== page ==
Customer churn reduction
Many large national businesses are built upon the acquisition of many thousands of accounts, comprising those that are very small, to those that are very large or within a governmental supply framework.
It is expected that at the lower end of the account value pareto there will be some drop off, whereby credit terms, economics of supply, or low product or brand loyalty cause customers to come and go with relative frequency and ease. Equally, in such businesses there is a perception of extreme price sensitivity at all levels of account, and the bidding wars that prevail would tend to reinforce this view.
However, it is in this environment that Applied Acumen developed and implemented a revolutionary approach with a client and within a 6 month period halved the industry norm for customer churn, a result which has been sustained and improved upon by that same client, following the principles we forged with them.
If you’d like to know what we did, call the experts at Applied Acumen.
We have many tens of thousands of customers – what level of retention should we have?
The answer is that you get the retention you deserve!
Applied Acumen can help you benchmark your customer retention level, but moreover we can help you identify the level of retention you should be aiming for, and how you can achieve it.
One thing we do know – by following our method you can improve your customer retention. The question is: what would that be worth to you? Call us to find out.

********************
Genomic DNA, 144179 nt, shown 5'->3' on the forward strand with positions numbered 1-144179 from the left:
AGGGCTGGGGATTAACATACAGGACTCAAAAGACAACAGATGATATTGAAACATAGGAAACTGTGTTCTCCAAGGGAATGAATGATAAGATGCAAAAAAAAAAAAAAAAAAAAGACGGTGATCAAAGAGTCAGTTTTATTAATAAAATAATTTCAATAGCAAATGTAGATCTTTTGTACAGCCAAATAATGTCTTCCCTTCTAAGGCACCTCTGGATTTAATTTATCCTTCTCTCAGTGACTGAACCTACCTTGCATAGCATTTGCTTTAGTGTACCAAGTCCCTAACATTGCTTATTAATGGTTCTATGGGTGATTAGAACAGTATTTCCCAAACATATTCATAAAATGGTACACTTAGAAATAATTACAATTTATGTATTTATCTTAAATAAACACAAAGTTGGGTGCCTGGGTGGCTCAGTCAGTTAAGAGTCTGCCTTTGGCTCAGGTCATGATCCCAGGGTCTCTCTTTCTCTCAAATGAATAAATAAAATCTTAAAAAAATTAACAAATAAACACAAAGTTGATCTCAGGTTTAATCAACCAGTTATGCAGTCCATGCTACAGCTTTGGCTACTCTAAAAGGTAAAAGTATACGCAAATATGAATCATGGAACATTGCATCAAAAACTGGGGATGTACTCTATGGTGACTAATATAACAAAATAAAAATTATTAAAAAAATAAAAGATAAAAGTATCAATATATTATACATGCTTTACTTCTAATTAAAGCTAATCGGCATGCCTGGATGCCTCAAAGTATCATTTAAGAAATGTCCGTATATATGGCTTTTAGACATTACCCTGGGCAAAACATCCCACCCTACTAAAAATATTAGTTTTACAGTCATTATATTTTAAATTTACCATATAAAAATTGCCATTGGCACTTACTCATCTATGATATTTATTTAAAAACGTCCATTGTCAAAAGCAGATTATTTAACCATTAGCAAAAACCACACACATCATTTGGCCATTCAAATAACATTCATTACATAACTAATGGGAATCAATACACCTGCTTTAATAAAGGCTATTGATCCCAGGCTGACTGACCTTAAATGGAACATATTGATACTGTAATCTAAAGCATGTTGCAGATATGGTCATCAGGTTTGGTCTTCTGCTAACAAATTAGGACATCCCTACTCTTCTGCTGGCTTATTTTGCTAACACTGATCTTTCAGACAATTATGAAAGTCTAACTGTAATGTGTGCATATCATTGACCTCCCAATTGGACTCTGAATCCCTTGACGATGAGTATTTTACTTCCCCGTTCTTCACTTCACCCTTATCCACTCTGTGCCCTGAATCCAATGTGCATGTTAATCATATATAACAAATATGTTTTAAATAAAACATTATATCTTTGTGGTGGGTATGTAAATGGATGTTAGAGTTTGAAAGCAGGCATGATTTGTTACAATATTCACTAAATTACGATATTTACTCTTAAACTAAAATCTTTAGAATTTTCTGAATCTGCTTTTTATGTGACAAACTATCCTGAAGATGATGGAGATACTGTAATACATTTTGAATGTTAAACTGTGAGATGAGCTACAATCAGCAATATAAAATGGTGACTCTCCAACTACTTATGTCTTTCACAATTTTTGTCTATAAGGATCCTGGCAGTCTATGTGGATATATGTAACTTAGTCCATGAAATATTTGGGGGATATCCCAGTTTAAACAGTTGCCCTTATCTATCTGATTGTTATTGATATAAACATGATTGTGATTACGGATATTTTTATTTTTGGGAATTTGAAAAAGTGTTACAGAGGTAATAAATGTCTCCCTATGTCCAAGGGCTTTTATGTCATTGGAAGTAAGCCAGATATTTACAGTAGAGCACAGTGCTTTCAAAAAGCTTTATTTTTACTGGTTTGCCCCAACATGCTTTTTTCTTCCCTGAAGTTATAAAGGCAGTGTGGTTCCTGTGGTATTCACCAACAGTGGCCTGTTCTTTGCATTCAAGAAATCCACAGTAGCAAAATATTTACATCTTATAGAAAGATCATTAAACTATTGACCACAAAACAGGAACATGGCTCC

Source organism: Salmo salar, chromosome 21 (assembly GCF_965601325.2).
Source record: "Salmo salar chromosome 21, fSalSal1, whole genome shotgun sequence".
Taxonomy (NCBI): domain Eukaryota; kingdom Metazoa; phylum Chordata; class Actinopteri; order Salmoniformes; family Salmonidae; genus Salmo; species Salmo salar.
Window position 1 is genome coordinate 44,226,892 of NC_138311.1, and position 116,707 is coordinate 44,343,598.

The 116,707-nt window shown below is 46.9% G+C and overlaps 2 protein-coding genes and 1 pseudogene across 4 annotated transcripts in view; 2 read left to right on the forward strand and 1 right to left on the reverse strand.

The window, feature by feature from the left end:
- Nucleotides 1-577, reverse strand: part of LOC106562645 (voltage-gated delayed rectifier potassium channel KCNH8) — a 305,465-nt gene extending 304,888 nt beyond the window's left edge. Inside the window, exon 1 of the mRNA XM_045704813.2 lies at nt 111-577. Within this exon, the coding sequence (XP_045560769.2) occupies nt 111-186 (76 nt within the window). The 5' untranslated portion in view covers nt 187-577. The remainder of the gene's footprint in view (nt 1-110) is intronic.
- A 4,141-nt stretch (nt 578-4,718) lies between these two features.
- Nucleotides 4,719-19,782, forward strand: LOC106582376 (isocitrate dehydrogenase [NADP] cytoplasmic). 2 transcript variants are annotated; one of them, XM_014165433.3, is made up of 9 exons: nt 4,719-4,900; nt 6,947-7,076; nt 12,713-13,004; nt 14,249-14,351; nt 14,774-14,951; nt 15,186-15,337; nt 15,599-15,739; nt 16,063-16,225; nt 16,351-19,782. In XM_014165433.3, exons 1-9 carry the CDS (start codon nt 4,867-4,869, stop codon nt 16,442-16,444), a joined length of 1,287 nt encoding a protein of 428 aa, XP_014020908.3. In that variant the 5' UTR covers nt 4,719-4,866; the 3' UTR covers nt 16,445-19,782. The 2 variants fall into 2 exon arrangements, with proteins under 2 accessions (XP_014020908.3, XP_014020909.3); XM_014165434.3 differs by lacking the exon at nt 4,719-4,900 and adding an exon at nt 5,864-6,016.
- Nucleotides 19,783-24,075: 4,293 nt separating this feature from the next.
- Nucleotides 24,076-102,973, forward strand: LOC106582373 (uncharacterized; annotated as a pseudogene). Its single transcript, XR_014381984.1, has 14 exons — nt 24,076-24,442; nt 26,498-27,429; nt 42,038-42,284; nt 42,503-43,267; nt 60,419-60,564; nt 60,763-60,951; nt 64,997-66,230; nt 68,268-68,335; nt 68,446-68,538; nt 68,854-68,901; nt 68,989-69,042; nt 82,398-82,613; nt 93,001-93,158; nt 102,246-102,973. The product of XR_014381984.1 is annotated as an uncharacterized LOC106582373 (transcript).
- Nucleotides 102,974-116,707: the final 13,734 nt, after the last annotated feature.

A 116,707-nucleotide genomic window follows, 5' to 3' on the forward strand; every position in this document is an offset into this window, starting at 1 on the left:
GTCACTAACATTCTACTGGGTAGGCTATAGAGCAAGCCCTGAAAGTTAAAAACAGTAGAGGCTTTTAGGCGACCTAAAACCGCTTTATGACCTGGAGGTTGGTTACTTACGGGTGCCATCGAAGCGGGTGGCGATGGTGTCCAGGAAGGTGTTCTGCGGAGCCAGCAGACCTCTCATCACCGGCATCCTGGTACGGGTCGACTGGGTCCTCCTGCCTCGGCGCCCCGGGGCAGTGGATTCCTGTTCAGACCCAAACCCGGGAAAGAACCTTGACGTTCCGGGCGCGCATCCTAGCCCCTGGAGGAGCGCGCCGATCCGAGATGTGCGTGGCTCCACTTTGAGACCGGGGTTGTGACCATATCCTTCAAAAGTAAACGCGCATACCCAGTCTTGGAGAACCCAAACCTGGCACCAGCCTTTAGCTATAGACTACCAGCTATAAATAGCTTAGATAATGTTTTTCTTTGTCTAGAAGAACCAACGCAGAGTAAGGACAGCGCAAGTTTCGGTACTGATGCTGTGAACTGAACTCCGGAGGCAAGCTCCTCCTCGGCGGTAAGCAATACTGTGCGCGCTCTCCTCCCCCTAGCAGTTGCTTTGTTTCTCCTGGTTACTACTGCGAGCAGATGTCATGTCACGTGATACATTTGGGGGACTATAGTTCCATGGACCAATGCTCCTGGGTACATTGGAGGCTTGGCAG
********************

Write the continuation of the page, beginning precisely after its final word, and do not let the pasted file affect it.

How do you overcome the price sensitivity issue?
All customers are value sensitive, only some customers are price sensitive.
In working with you we help you distinguish between the two, and leverage that difference to your advantage.
Our customer data is not great, can you still help?
Very few businesses have great data, so we are used to it!
Typical gaps in data include:
- Customer address details
- Contract terms missing, or unknown
- Customer contact details not known or missing
- Service history not known, or incomplete
- Pricing benchmarks not known
- Order history incomplete or missing
- Customer needs and wants not defined or known
- Product margin not known
This is not an exhaustive list of the information we would work towards, but acknowledging the gaps is the first step toward improvement.
We put all our efforts in to the accounts of high value – what’s wrong with that?
This is the classic approach taken by almost everyone, and it is counter intuitive to state that it is wrong, but it is wrong!
Your largest accounts have no doubt been won through a bidding war, covering many aspects all wrapped up in a governing service level agreement (SLA) of some kind, but almost certainly the cost was a major determining factor.
Your best sales people and account managers are on it, chasing the high commission and kudos no doubt associated with it, and are possibly tied in to the relationship as part of the contract.
With all the effort, the negotiation, the teasing out of terms, where is this large contract going from here? Will the customer have an epiphany in 3 months, realise that they should indeed have bought all those add-ons and extras that bump up your margin, and throw in a bonus for good measure?
Or will this already-by-definition high spending customer be keen to track your service performance, monitor complaints of it’s service users, and examine which bits of the service they could actually do without and so pick apart the costs to seek savings on this extraordinary spend?
You can’t ignore these big accounts, but how do you deal with this? Contact us to find out.